In his youth he was a big jumper. He loved feather toys especially. The feather on a string toy could entertain him for hours. When he was very young, he'd jump incredibly high just to get the feather. One time he leaped for it in the kitchen and came down bonking his head on the top of the stove. We freaked out trying to figure out if he was okay and he was just like, "But the feather!!! Gotta get the feather!!!" He was fine. He hit a growth spurt when he was a bit over a year old and seemed to think better of jumping for the feather after that. I suspect his joints hurt him a bit. Given a chance to jump for it on the bed, he was still all over it. Soft landings were the key.
For Pixel, love poured directly out of the sink. Walk into the bathroom and he'd almost always follow. He expected to have the water turned on for him when he hopped up in the sink. Even when he wasn't thirsty, he just wanted to know he was still loved. Sometimes he'd hop down immediately. Most of the time he'd stand there for 10 minutes drinking. We got him a cat water fountain to try to break the habit. When left alone for days, he'd drink from the fountain, but the rest of the time, he wanted it fresh in the thinnest stream possible. When you were there and didn't make it so, he'd cry his little tiny girly mew. When you got it right, he'd look at you like you were the best human ever.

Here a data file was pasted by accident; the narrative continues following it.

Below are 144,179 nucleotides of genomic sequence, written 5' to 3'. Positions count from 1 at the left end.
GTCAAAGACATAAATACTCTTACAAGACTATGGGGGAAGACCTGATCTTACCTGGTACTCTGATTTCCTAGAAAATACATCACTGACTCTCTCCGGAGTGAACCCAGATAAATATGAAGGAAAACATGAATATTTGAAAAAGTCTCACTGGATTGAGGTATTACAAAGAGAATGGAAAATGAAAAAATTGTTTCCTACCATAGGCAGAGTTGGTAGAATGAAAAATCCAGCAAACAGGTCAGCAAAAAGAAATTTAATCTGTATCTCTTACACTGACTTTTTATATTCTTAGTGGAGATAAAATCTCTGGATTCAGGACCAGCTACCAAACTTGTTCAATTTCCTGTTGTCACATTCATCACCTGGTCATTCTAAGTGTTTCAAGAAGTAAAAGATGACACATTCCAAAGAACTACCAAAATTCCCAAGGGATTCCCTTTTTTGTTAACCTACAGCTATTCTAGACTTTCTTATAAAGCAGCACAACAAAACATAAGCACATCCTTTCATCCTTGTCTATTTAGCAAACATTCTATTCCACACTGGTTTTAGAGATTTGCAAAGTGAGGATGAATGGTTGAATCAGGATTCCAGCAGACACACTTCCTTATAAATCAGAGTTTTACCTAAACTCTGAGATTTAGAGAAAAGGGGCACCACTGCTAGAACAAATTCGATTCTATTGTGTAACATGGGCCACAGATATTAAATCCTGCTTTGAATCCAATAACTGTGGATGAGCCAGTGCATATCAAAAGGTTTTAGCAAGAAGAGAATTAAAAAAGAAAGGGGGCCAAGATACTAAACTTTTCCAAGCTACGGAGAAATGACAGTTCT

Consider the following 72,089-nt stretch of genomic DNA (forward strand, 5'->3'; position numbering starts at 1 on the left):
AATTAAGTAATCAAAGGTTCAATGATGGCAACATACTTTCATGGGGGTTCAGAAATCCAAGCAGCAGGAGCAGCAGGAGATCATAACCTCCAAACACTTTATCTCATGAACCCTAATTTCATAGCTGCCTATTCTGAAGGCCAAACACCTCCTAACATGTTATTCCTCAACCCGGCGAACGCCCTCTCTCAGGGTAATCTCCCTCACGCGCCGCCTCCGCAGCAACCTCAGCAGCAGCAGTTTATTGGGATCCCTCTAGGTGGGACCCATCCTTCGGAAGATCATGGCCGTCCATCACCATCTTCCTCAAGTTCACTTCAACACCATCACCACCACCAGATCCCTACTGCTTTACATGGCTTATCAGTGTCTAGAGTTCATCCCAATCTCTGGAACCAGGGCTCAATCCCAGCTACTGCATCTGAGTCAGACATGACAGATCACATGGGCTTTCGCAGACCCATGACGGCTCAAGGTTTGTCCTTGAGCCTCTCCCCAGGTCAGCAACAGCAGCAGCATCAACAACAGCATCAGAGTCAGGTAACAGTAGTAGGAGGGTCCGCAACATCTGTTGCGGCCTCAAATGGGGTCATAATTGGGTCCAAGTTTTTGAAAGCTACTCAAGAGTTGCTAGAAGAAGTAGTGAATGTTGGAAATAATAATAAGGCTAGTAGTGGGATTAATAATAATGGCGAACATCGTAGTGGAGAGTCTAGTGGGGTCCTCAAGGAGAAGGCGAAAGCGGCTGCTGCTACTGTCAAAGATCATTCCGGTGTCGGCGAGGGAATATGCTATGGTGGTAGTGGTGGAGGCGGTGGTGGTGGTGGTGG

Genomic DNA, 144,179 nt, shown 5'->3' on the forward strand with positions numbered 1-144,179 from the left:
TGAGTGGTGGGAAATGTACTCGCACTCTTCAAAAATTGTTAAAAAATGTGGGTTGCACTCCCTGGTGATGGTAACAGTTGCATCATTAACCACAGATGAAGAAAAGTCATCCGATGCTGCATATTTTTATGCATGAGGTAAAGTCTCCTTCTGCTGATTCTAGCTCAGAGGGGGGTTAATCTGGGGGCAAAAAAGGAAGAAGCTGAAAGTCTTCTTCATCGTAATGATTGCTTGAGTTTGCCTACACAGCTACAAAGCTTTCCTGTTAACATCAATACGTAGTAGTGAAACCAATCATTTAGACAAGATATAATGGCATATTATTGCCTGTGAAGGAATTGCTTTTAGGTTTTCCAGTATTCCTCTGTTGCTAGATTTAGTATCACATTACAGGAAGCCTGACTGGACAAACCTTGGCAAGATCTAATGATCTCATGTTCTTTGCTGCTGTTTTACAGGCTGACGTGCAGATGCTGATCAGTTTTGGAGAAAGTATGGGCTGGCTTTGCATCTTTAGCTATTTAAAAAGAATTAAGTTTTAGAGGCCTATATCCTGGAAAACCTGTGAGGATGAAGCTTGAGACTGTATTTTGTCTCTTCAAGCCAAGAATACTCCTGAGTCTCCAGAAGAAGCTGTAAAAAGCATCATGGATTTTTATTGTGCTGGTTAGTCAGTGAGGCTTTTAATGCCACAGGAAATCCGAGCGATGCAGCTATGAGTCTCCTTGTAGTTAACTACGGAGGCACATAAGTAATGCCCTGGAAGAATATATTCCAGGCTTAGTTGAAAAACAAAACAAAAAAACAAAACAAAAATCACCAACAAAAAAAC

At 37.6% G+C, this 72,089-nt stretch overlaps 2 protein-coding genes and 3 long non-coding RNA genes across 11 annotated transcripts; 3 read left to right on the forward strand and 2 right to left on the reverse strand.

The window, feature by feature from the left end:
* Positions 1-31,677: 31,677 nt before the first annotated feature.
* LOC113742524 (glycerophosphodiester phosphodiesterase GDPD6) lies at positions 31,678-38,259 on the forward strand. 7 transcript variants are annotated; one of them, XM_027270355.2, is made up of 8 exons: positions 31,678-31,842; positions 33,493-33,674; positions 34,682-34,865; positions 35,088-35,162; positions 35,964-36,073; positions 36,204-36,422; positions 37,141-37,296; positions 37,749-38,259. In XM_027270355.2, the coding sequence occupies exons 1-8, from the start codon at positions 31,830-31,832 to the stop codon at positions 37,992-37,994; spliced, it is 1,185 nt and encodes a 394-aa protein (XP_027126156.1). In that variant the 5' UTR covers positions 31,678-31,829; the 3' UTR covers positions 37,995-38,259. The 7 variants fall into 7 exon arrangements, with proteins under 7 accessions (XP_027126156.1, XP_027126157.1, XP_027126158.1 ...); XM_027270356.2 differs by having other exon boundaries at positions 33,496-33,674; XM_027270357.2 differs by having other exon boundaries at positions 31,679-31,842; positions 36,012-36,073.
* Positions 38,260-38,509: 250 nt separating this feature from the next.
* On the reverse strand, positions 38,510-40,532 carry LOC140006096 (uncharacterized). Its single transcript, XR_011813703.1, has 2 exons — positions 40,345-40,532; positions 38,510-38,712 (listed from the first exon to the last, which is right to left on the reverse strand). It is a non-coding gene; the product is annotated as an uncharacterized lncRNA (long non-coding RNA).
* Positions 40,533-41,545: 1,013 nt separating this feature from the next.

At night, Pixel was convinced he wanted to be under the covers. This usually mean making a tent for him where the covers wouldn't touch his ears, but where he could go explore for a few minutes. He'd curl up under my knees. After no more than 20 minutes, he'd come back out and sleep at the end of the bed, preferably on his favorite knit blanket (the one my grandma made for Lee that I inherited).
Years ago, I stopped buying him presents because his favorite toy wasn't any special toy, it was tissue paper, like the kind that comes in gift bags. He loved to tear it with his mouth. He'd take a corner of the paper and hold the rest under his paws and pull it away until it tore free. Eventually, he got a special box for his tissue paper collection. Few things made him more consistently happy than curling up in there and playing for a bit before taking a nap.
A couple of years ago, I got Leeloo to be his companion. Almost immediately, Leeloo realized that Pixel was the best thing ever. Most days, I came home to the two of them curled up together. She utterly worshipped him. If he was eating, it was a good time to eat. If he was drinking, she should be drinking too. If he curled up in the tissue box, that's where she'd go too. If there was a loud noise, she'd look to see if he freaked out before getting all crazy. If he was fine, she'd go back to sleep. I'm pretty worried about how she's going to do without him.
Pixel died peacefully at home. He's buried in his beloved backyard. We're donating in his name to the UC Davis Center for Companion Animal Health